As New York public schools increase the use of technology in day-to-day operations and in the classroom, they increasingly face data management and data security threats similar to those faced by businesses and non-profit institutions.

On August 24, 2016, the New York State Education Department appointed Temitope Akinyemi as its first Chief Privacy Officer to help schools navigate this evolving landscape. The appointment was set in motion on March 31, 2014 when Governor Cuomo signed a budget bill adding two new sections to the New York State Education Law that relate to the release of student data. Specifically, Section 2-d(2) of the Education Law directs the Commissioner of Education to appoint a Chief Privacy Officer whose functions include, among many other things, implementing sound practices to protect the privacy and security of student, teacher and principal data.

After a two-year search, the position was finally filled last month. Ms. Akinyemi comes from the New York State Office of Information Technology Services, where she served as a privacy officer and an attorney for more than five years.

According to the press release, Ms. Akinyemi’s duties as Chief Privacy Officer will include: leading investigations of security breaches and privacy-related emergencies and recommending required actions to NYSED executive management; providing technical assistance to State educational agencies on minimum standards and best practices associated with privacy and the security of student, teacher and principal data; establishing a protocol for submitting complaints of possible breaches of student, teacher or principal data; and consulting with the Commissioner to develop regulations establishing standards for educational agency data security and privacy. With input from parents, education and expert stakeholders and the public, Ms. Akinyemi will also be tasked with reviewing and enhancing the Department’s existing Parents Bill of Rights for data privacy and security.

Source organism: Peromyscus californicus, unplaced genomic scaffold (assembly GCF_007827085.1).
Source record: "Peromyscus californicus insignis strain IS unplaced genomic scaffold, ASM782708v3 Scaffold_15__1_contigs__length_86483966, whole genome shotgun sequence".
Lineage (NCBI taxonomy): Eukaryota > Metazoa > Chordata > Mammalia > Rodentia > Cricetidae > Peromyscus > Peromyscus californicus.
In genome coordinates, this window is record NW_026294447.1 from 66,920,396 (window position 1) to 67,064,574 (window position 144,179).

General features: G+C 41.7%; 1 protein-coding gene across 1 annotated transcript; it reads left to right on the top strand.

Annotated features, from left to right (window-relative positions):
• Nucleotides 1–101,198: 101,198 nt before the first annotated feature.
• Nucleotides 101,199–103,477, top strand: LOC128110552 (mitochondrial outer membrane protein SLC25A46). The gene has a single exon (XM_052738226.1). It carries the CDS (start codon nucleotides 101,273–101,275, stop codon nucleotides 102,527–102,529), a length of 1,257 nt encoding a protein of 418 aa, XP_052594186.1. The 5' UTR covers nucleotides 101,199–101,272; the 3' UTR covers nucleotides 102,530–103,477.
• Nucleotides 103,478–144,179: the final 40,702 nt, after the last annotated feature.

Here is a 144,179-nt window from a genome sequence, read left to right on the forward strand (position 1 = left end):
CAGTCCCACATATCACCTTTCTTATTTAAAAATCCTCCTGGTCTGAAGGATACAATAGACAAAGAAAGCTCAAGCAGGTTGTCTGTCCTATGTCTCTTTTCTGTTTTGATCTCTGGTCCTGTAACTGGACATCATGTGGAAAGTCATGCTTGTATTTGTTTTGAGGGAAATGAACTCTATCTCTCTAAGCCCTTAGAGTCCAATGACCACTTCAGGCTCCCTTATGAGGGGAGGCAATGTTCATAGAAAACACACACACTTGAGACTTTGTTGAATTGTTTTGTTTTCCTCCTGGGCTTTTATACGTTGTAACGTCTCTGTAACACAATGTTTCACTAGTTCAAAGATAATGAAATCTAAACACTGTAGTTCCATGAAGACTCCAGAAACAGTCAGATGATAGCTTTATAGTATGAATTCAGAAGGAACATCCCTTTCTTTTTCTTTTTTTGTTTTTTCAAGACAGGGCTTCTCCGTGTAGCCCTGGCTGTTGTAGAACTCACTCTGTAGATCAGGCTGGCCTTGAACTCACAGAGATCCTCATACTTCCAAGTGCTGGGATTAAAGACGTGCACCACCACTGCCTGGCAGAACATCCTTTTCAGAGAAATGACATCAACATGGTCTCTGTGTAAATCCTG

Part of the impetus for this new position was growing concern for the security of student data as schools increasingly use educational technology and other cloud-based services. A 1974 federal law, the Family Educational Rights and Privacy Act (FERPA), gives parents certain rights concerning their children’s education records and protects against unauthorized disclosures without parental consent. These rights transfer to the student when he or she reaches age eighteen or attends school beyond high school. However, there are a number of exceptions to FERPA’s written consent requirement – and some concerns arise because much of the data collected from online educational learning tools is outside the scope of FERPA. In particular, subsets of educational services offered through computer software, mobile applications, and web-based tools provided by third parties (and accessed via the internet by students and/or parents) may be outside FERPA’s scope.

Ms. Akinyemi will begin her new post on September 22, 2016 – right after the start of the new school year. She will report to the Department of Education’s general counsel. What lies ahead for data security innovations and collaboration between the public and private sector on school data aggregation remains to be seen.